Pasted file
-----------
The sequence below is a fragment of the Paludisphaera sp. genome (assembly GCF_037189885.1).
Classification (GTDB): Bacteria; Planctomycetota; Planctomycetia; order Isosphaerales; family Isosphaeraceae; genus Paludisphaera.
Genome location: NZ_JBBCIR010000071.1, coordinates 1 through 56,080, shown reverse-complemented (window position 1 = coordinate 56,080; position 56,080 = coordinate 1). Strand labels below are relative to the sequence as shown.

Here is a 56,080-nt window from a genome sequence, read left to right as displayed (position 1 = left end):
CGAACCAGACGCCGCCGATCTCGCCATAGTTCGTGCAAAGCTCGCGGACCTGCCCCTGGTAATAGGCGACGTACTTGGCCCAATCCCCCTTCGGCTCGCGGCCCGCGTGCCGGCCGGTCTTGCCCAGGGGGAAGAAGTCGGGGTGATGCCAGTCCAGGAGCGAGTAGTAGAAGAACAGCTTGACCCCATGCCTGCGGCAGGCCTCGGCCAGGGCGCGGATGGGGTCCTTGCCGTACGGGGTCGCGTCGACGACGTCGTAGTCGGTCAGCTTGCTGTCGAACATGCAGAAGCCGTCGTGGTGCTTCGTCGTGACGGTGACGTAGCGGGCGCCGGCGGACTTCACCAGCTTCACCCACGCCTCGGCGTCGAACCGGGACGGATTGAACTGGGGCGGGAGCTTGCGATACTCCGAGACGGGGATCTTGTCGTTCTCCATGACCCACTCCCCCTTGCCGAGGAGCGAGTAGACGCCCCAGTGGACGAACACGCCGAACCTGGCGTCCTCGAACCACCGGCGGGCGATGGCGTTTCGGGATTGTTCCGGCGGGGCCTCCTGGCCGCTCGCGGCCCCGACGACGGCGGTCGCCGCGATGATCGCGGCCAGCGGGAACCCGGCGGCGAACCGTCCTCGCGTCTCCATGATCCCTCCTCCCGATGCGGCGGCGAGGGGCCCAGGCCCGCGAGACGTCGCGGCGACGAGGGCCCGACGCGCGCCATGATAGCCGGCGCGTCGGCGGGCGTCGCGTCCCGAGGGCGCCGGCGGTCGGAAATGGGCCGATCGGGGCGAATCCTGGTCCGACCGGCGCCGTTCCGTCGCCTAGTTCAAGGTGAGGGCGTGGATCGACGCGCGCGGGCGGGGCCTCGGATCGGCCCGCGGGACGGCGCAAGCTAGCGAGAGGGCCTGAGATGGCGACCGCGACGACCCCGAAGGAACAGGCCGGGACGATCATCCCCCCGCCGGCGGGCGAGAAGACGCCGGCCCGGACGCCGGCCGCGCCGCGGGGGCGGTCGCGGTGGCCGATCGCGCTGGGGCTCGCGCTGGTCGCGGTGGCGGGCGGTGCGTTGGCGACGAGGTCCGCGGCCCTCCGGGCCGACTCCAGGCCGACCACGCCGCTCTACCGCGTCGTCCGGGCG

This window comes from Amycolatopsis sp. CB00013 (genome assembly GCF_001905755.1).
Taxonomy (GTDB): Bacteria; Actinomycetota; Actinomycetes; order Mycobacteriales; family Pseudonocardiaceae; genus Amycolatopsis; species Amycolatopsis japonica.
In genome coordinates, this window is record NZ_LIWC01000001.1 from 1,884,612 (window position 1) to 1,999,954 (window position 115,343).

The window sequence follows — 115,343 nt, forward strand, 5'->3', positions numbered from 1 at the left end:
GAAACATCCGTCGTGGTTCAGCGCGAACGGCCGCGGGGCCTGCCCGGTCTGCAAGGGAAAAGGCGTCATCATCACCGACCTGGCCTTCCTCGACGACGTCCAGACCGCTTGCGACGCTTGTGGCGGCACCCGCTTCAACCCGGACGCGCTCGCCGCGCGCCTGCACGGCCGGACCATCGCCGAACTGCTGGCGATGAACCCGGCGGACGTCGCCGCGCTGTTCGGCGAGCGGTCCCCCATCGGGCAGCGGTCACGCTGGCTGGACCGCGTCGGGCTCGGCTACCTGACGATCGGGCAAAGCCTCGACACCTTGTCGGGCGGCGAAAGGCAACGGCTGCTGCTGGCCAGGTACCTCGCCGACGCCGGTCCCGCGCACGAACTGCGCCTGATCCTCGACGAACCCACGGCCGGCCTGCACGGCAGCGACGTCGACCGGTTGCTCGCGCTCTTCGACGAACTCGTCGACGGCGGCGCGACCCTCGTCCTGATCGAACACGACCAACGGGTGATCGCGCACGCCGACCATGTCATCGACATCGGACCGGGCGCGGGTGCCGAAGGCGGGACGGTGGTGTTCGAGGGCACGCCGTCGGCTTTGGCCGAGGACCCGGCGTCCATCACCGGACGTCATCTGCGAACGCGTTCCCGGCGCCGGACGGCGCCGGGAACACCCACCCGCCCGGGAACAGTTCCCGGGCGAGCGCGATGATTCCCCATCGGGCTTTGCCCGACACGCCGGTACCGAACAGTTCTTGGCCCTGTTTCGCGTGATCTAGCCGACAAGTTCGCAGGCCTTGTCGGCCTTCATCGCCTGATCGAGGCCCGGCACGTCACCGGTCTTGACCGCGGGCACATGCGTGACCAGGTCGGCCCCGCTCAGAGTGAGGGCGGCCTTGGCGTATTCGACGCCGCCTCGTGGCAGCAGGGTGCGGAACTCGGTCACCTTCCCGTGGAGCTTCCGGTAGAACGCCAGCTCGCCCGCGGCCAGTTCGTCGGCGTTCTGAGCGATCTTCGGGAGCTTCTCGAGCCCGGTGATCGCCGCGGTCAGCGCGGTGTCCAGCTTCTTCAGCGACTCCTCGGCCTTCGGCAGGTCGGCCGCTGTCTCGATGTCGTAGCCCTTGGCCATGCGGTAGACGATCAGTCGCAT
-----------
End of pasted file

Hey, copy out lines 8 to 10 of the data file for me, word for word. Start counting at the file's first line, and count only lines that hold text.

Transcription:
In genome coordinates, this window is record NZ_LIWC01000001.1 from 1,884,612 (window position 1) to 1,999,954 (window position 115,343).

The window sequence follows — 115,343 nt, forward strand, 5'->3', positions numbered from 1 at the left end:
GAAACATCCGTCGTGGTTCAGCGCGAACGGCCGCGGGGCCTGCCCGGTCTGCAAGGGAAAAGGCGTCATCATCACCGACCTGGCCTTCCTCGACGACGTCCAGACCGCTTGCGACGCTTGTGGCGGCACCCGCTTCAACCCGGACGCGCTCGCCGCGCGCCTGCACGGCCGGACCATCGCCGAACTGCTGGCGATGAACCCGGCGGACGTCGCCGCGCTGTTCGGCGAGCGGTCCCCCATCGGGCAGCGGTCACGCTGGCTGGACCGCGTCGGGCTCGGCTACCTGACGATCGGGCAAAGCCTCGACACCTTGTCGGGCGGCGAAAGGCAACGGCTGCTGCTGGCCAGGTACCTCGCCGACGCCGGTCCCGCGCACGAACTGCGCCTGATCCTCGACGAACCCACGGCCGGCCTGCACGGCAGCGACGTCGACCGGTTGCTCGCGCTCTTCGACGAACTCGTCGACGGCGGCGCGACCCTCGTCCTGATCGAACACGACCAACGGGTGATCGCGCACGCCGACCATGTCATCGACATCGGACCGGGCGCGGGTGCCGAAGGCGGGACGGTGGTGTTCGAGGGCACGCCGTCGGCTTTGGCCGAGGACCCGGCGTCCATCACCGGACGTCATCTGCGAACGCGTTCCCGGCGCCGGACGGCGCCGGGAACACCCACCCGCCCGGGAACAGTTCCCGGGCGAGCGCGATGATTCCCCATCGGGCTTTGCCCGACACGCCGGTACCGAACAGTTCTTGGCCCTGTTTCGCGTGATCTAGCCGACAAGTTCGCAGGCCTTGTCGGCCTTCATCGCCTGATCGAGGCCCGGCACGTCACCGGTCTTGACCGCGGGCACATGCGTGACCAGGTCGGCCCCGCTCAGAGTGAGGGCGGCCTTGGCGTATTCGACGCCGCCTCGTGGCAGCAGGGTGCGGAACTCGGTCACCTTCCCGTGGAGCTTCCGGTAGAACGCCAGCTCGCCCGCGGCCAGTTCGTCGGCGTTCTGAGCGATCTTCGGGAGCTTCTCGAGCCCGGTGATCGCCGCGGTCAGCGCGGTGTCCAGCTTCTTCAGCGACTCCTCGGCCTTCGGCAGGTCGGCCGCTGTCTCGATGTCGTAGCCCTTGGCCATGCGGTAGACGATCAGTCGCAT